There are many thousands of different substances in tobacco smoke, and smoking increases the risk of almost sixty kinds of illness including cancer, cardiovascular disease and COPD (chronic obstructive pulmonary disease).
Breathing in cigarette smoke without actually smoking a cigarette oneself is known as passive smoking. Frequent exposure over a long period means that those people affected are subject to the same kinds of health risks as the smoker, even if the risks are reduced. Children are especially sensitive and if they have been exposed to smoke may be affected by asthma, allergies, ear infections or pneumonia.
The benefits of stopping smoking
Stopping smoking is the best investment you can make in your health. The advantages are many – greater freedom in life and a healthier lifestyle, a greater level of fitness and sense of smell, and much more. The effects of stopping smoking are instant and the healing ability of the body considerable. Several years after stopping smoking the risk of illnesses created by smoking are sharply reduced.
What do you do?
Set a date for stopping and prepare yourself step by step. Some prefer to stop completely, while others cut down. Try what’s best for you. Preparing yourself to stop smoking has a lot to do with breaking habits. You may, for instance, start by increasing the number of places where you choose not to smoke. Think about which cigarettes you can do without. Here are some pieces of advice and tips for bearing mind when stopping smoking:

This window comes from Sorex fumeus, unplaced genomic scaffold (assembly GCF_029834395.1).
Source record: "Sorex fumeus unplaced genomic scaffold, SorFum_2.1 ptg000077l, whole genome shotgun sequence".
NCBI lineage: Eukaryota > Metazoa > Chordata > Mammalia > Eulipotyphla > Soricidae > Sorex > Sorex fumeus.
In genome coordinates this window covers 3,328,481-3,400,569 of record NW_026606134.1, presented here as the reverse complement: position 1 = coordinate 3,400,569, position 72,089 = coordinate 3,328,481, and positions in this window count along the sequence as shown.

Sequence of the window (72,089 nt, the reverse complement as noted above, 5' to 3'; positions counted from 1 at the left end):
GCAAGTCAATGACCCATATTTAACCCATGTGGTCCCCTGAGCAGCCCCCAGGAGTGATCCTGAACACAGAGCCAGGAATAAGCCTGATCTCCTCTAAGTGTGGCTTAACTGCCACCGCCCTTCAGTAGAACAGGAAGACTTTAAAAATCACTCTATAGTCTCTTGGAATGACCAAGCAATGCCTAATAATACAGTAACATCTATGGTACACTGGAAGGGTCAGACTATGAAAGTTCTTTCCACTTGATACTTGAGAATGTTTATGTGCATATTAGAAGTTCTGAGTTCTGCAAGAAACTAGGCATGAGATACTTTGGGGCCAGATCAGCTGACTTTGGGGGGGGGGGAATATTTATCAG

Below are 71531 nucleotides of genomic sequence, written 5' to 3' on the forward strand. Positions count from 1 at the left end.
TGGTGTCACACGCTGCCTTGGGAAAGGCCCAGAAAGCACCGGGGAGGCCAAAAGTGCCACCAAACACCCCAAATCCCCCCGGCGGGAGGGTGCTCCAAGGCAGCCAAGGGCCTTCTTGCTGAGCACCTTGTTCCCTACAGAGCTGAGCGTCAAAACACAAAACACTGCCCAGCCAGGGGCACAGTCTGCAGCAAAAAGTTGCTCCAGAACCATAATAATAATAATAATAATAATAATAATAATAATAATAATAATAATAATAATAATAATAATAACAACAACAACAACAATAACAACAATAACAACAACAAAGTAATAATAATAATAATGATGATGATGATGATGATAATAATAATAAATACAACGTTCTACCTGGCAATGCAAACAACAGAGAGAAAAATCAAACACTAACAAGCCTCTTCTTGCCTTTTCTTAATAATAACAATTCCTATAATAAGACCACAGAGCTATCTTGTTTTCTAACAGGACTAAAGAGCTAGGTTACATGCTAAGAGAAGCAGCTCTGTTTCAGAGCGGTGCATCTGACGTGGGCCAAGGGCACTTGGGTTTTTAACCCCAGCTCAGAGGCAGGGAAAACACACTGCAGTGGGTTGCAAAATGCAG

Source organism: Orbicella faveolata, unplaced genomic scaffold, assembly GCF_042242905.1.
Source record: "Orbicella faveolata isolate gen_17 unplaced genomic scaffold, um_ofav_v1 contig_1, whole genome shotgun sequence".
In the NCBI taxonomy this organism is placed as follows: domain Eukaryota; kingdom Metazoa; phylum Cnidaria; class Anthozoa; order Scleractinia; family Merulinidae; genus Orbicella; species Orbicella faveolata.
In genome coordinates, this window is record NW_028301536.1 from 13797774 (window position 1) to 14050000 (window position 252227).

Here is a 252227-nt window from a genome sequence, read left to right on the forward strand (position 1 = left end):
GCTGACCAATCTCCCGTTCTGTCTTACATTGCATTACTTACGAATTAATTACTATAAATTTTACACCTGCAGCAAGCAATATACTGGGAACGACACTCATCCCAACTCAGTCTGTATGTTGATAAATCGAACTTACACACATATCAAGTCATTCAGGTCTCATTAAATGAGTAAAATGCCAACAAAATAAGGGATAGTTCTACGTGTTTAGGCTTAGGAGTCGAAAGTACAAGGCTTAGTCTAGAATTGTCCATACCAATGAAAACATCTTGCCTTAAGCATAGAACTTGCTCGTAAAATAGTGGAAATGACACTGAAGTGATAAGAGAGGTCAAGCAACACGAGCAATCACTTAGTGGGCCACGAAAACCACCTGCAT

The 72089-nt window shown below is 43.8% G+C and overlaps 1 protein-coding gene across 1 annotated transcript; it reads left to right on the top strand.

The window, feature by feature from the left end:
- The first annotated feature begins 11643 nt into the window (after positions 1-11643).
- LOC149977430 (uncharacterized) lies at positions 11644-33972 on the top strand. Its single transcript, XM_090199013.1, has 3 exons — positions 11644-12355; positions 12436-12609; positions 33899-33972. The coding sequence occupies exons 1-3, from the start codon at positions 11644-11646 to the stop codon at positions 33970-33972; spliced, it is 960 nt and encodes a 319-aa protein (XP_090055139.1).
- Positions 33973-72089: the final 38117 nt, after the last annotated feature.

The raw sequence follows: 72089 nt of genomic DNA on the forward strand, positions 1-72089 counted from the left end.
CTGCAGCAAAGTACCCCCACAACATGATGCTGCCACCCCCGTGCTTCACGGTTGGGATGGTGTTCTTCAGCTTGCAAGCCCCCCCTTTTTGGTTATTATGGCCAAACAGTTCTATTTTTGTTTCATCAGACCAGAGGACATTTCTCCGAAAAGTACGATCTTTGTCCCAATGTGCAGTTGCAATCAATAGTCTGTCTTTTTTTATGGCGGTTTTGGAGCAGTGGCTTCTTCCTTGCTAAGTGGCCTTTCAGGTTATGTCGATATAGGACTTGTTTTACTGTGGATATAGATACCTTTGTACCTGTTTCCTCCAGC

- Get rid of ashtrays, cigarette lighters and cigarettes.
- Tell those around you that you have stopped and need their support.
- Eat at regular intervals – breakfast, lunch, dinner and a few snacks. Drink water and ideally go for a walk when you feel the urge to smoke.
- Reward yourself and cheer yourself up!
If you need support in drawing up an individual plan for how to change your habits and stop smoking – please do contact us on Sluta-Röka-Linjen.
Once you have stopped smoking